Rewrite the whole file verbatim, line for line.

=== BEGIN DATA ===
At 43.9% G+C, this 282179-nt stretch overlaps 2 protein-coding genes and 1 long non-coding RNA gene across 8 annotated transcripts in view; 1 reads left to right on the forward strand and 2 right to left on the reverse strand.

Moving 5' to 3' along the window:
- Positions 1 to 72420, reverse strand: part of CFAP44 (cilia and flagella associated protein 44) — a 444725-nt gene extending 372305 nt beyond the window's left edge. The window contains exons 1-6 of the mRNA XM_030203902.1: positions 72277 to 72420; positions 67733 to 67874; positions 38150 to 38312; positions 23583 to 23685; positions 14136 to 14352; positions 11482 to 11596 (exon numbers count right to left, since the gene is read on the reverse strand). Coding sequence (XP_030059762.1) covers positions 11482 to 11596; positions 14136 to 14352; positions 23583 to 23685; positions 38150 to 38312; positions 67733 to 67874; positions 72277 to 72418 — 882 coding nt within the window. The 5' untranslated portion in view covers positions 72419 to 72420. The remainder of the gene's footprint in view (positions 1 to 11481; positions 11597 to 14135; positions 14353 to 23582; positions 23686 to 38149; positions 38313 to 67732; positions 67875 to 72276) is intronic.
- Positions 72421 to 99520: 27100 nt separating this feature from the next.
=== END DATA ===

At 43.9% G+C, this 282179-nt stretch overlaps 2 protein-coding genes and 1 long non-coding RNA gene across 8 annotated transcripts in view; 1 reads left to right on the forward strand and 2 right to left on the reverse strand.

Moving 5' to 3' along the window:
- Positions 1 to 72420, reverse strand: part of CFAP44 (cilia and flagella associated protein 44) — a 444725-nt gene extending 372305 nt beyond the window's left edge. The window contains exons 1-6 of the mRNA XM_030203902.1: positions 72277 to 72420; positions 67733 to 67874; positions 38150 to 38312; positions 23583 to 23685; positions 14136 to 14352; positions 11482 to 11596 (exon numbers count right to left, since the gene is read on the reverse strand). Coding sequence (XP_030059762.1) covers positions 11482 to 11596; positions 14136 to 14352; positions 23583 to 23685; positions 38150 to 38312; positions 67733 to 67874; positions 72277 to 72418 — 882 coding nt within the window. The 5' untranslated portion in view covers positions 72419 to 72420. The remainder of the gene's footprint in view (positions 1 to 11481; positions 11597 to 14135; positions 14353 to 23582; positions 23686 to 38149; positions 38313 to 67732; positions 67875 to 72276) is intronic.
- Positions 72421 to 99520: 27100 nt separating this feature from the next.